React Router v6

Note

React Router just released the newest version - version 6. This lesson has been updated to reflect the changes for v6. If you’re looking for the v5 lesson, go here. Interested in upgrading your v5 app to v6? Start here.

Learning Goals:

  • Understand and articulate the need for routing
  • Be able to confidently implement React Router in a project
  • Utilize URL params to build dynamic routes

Vocab

  • BrowserRouter A <Router> that uses the HTML5 history API (pushState, replaceState and the popstate event) to keep your UI in sync with the URL
  • Router The class that <BrowserRouter> is extended from
  • Link Links provide declarative, accessible navigation around your application
  • NavLink A special version of the <Link> that will add styling attributes to the rendered element when it matches the current URL.
  • Route Its most basic responsibility is to render some UI when a location matches the route’s path
  • Routes A component that wraps your Route components that selects the best path match
  • Outlet A component that renders the next match in a set of matches. it must exist in the parent component when nesting routes
  • useParams A hook that allows us to gain access to a Route’s params

Prework

Before the lesson, complete the prework.

Prework Review

In small groups, discuss the following questions via this Jamboard:

  1. Why use Router?
  2. Describe the high-level process of setting up Router in a project (packages to install, basic component needed)
  3. Describe the following components:
    • Route
    • Routes
    • Link
    • NavLink
    • Outlet

Why Routing?

Routing refers to keeping a webpage up to date with the current url, and vice-versa.

Most of the apps you’ve written so far have been single-page applications. One HTML page whose content is updated through user interactions and JS. These DO NOT use routing. They work fine, but put some limits on the user experience of our applications.

Here are some advantages routing can provide:

  • Users can use urls to bookmark pages
  • Users can use the back or forward button
  • Users can easily share content from a page in the app

If you have written a multi-page application, you may have wrestled with Webpack configs in order to get all your pages built successfully. Fortunately, routing with React is easy! We just need to use a library called React Router.

React Router allows us to conditionally render components based on the current url.

Rather than tell you about how Router works, we’ll work through a series of exercises and examples. We’ll be using this repo to solve a series of challenges listed below.

Set Up

0. Clone repo & review codebase

git clone https://github.com/turingschool-examples/react-router-v6
cd react-router-v6
npm i
npm start

# open your text editor

The App is not fully put together. It has a series of components that will serve as building blocks of the final component. You won’t be building out new components, but you will be editing existing ones. Get oriented with the application. Check out all the components, try and write a short summary of what each is doing.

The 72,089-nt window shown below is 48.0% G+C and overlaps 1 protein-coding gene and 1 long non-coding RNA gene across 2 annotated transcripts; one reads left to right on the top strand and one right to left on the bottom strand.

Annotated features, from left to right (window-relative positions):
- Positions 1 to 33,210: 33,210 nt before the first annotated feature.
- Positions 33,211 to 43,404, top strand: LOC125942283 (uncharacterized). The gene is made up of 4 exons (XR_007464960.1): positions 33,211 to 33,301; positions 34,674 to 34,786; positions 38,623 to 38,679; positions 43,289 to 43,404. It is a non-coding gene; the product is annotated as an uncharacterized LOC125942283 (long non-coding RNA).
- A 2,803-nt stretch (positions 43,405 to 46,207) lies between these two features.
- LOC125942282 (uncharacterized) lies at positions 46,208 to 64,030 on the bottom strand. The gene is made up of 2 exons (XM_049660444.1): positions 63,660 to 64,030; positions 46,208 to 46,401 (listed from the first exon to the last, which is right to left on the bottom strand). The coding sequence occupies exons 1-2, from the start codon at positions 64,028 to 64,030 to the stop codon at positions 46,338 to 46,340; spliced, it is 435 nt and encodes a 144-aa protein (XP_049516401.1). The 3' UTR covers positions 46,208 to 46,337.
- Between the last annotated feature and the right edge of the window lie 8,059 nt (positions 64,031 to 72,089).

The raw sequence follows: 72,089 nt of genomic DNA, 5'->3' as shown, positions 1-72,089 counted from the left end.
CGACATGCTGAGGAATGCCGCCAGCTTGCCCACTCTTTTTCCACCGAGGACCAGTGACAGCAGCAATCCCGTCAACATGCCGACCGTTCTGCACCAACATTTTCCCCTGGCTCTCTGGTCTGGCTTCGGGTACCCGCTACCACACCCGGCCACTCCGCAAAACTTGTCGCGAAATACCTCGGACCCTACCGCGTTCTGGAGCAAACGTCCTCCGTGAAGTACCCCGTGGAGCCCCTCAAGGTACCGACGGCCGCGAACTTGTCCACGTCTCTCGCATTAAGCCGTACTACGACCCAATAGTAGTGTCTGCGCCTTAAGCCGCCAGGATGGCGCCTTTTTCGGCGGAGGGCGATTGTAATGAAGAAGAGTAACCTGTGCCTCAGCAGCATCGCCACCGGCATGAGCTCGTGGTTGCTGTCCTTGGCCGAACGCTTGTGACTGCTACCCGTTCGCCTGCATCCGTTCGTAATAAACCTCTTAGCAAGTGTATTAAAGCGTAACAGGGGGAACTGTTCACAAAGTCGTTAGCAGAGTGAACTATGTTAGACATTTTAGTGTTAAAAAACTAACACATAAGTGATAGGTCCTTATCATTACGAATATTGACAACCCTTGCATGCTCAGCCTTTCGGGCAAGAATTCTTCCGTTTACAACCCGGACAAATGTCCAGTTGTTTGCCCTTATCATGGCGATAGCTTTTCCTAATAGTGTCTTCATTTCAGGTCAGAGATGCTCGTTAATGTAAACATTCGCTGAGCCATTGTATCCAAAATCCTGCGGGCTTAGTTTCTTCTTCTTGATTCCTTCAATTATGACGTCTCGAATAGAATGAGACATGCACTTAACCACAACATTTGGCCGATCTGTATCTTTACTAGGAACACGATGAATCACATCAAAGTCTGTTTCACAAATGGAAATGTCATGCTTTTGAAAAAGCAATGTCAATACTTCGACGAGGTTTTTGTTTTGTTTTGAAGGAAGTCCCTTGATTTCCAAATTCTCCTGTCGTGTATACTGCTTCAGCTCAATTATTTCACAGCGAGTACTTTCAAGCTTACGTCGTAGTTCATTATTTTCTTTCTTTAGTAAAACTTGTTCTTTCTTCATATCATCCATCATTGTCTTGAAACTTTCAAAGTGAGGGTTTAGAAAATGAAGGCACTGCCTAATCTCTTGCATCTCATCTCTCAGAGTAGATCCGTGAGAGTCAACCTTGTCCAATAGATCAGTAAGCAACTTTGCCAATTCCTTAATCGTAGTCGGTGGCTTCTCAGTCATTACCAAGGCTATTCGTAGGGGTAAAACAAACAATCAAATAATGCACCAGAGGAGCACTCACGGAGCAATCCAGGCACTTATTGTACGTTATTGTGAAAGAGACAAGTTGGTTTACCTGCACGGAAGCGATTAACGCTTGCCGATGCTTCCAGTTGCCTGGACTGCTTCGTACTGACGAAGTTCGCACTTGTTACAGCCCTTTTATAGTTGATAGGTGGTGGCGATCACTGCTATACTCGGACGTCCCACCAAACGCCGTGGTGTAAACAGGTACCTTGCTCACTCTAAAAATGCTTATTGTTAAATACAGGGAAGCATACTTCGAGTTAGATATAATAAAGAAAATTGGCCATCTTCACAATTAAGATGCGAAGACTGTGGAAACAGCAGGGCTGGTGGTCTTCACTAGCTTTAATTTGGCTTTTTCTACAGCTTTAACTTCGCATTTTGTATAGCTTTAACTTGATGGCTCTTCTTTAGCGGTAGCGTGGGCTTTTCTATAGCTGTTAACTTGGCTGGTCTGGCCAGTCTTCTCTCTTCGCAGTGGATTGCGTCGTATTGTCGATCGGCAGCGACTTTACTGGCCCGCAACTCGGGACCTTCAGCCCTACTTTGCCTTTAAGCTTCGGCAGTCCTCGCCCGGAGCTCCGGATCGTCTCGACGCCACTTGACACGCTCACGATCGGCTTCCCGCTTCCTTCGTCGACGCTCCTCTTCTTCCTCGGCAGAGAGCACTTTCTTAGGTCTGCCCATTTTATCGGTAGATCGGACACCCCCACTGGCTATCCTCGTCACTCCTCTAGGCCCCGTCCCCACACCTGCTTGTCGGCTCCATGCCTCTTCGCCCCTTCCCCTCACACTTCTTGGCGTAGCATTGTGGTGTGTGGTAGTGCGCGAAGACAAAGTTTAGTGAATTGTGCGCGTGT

Installing Router

1. The first step is installing react router

npm install react-router-dom

2. Once you have React Router installed, import your chosen Router

To use React Router, we need to wrap any components that will use a React Router-provided-component in some kind of Router component.

We’ll use a Browser Router, since our app will be used in the browser. This Router provides access to the HTML5 History API. But we won’t worry about those details just yet.

// index.js

import ReactDOM from 'react-dom';
import './index.css';
import App from './Components/App/App';
import { BrowserRouter } from 'react-router-dom';

ReactDOM.render(<BrowserRouter> <App /> </BrowserRouter>, document.getElementById('root'));

Rendering the Home component

3. Now, let’s tell React Router what to render at the base URL (‘/’)

// App.js

import './App.css';
import { Routes, Route } from 'react-router-dom';
import Home from '../Home/Home';

function App() {
  return (
    <main className="App">
      <nav>
        <a href="/puppies" className="nav">Puppies</a>
        <a href="/sharks" className="nav">Sharks</a>
      </nav>
      <h1>Puppies or Sharks?</h1>
      <Routes>
        <Route path="/" element={<Home />}/>
      </Routes>
    </main>
  );
}

export default App;

Let’s explore

  1. What happens if you remove the line that starts with import { Routes...? What does the error message say?
  2. What happens if you remove the Routes component? What does the error message say?

Rendering the Puppies

// App.js

import './App.css';
import { Routes, Route, NavLink } from 'react-router-dom';
import Home from '../Home/Home';